Not that long ago, I was working for you. I was a public employee of the taxpayers of the state of Wisconsin, and I was even a bit proud of that status: Government by the people, and all that.
Of course, working for the public meant that my bosses - readers like you - were entitled to know where I worked, my job title, even my modest salary. Back then, you could look up all that information online.
But more recently, the largest state employee union has doggedly pursued a court fight to hide the identities of state employees from the taxpayers who pay their salaries. The case has now made its way up to the state Supreme Court, which should quickly reject the Wisconsin State Employees Union claim once and for all. The circuit court has already sided with the public's right to know, but the union keeps appealing to overturn a wise decision.
This court case started about four years ago, after an audit showed as many as 424 state workers might be driving state vehicles despite prior drunken driving convictions and other serious or repeated traffic offenses. The Milwaukee Journal Sentinel asked for the workers' names, but the state refused, citing a secrecy provision tucked into a union contract covering thousands of workers across state government.
At the time, some officials seemed surprised that the provision, a clear subversion of openness in government, even existed. But the union, then and now, argues that this sweeping secrecy is needed to protect some of its members, such as prison guards who might be targeted by the cronies of the criminals they keep under lock and key. It's a frightening prospect, thus far unsubstantiated. Then again, how would we know? We can't find out the names of the guards.
On the other hand, it has been clearly substantiated that the secrecy clause has been invoked not to protect individual privacy but to prevent public embarrassment in communities large and small. In addition to the Journal Sentinel case, the Lakeland Times, a twice-weekly paper published in Minocqua, also was forced to launch a legal crusade in 2005. It sought the names and salaries of employees in the two northern offices of the Department of Natural Resources, the type of basic information that has always been public under the Open Records Law.
Nobody is trying to get truly personal information about public employees, such as their home addresses, spouses' names or Social Security numbers. And as media lawyer Bob Dreps of Godfrey & Kahn points out, the information sought in the lawsuit - specific names - is generally available in printed directories and on the Internet. The union contract provision apparently was intended merely to conceal from the public other records containing those names. Cloaking public union employee names and activities this way can only invite abuse or fraud.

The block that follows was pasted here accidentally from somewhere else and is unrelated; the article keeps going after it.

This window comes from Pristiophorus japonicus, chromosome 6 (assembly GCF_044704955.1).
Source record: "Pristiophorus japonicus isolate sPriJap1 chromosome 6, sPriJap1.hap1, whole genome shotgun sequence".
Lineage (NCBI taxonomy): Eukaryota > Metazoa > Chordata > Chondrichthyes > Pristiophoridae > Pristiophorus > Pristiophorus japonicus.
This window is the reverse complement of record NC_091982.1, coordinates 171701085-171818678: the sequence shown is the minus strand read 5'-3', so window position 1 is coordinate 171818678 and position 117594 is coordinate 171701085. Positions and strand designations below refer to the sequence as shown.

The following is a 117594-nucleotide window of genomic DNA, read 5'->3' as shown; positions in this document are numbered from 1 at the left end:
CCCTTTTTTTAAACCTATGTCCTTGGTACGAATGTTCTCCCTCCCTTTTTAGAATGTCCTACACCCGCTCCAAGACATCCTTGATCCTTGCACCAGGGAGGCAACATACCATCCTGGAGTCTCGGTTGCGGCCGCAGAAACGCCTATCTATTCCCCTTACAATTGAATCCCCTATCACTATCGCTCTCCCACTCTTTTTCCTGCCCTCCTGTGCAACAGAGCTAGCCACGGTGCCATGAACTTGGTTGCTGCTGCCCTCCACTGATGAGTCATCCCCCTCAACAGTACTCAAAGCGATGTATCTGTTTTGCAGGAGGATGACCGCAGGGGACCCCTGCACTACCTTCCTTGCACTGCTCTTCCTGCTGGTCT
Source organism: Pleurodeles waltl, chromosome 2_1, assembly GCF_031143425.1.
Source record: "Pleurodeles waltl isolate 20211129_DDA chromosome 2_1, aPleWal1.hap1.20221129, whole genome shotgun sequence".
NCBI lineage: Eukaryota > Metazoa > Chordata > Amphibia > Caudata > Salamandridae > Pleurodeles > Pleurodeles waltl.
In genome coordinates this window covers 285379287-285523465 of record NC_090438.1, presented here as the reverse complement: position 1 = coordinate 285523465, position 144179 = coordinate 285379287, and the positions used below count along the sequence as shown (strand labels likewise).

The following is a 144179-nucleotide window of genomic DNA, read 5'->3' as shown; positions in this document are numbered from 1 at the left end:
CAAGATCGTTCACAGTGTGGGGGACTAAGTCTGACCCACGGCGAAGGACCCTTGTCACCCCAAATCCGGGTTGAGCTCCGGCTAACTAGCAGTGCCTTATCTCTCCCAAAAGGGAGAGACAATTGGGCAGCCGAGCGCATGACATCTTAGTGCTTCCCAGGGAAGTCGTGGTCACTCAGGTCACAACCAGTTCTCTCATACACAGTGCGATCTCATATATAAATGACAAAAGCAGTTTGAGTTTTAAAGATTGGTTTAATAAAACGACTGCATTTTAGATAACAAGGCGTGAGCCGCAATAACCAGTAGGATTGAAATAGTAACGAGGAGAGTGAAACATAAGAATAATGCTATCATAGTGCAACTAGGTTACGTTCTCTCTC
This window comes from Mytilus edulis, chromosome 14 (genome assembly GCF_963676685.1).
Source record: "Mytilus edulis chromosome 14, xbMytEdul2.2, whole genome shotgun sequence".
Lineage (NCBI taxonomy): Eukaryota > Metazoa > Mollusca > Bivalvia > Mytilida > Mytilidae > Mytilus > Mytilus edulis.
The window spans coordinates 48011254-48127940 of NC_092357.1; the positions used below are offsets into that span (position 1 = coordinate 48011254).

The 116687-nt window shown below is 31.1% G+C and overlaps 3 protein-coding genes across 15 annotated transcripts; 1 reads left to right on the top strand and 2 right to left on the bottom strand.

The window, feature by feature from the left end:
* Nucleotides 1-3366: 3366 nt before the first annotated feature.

No state contract, whether struck with unions or private contractors, should be able to flout state open records laws by prohibiting public release of information covered under those laws. Dane County Circuit Judge William Foust was the first to recognize this folly, writing in ruling against the union in 2006: "Frankly, I cannot fathom how it is not in the public interest to know the names of public employees."
Now the Wisconsin Supreme Court justices have agreed to hear out both sides; in the meantime, state agencies continue to withhold basic information. This whole costly dustup might have been avoided had not lawmakers and state officials inadvertently signed off on the excessive secrecy of the union contract in 2003 and 2004.
"The citizens of Wisconsin have never given their consent to a state government that operates under a cloak of secrecy through anonymous employees," the lawyer Dreps wrote in a brief to the court this year. "It is fundamental that the public authorizes and controls the state government, not vice versa. ... To agree that the identities of state employees must be concealed ... contravenes the very notion of government by the people."
It's now up to the high court to right an obvious wrong and make sure state union members remain public servants, not secret agents.
Kelley, who worked for UW-Madison from 1998 to 2002, is digital media manager for Capital Newspapers, based in Madison. Your Right to Know is a monthly column distributed by the Wisconsin Freedom of Information Council (www.wisfoic.org), a nonprofit group dedicated to open government.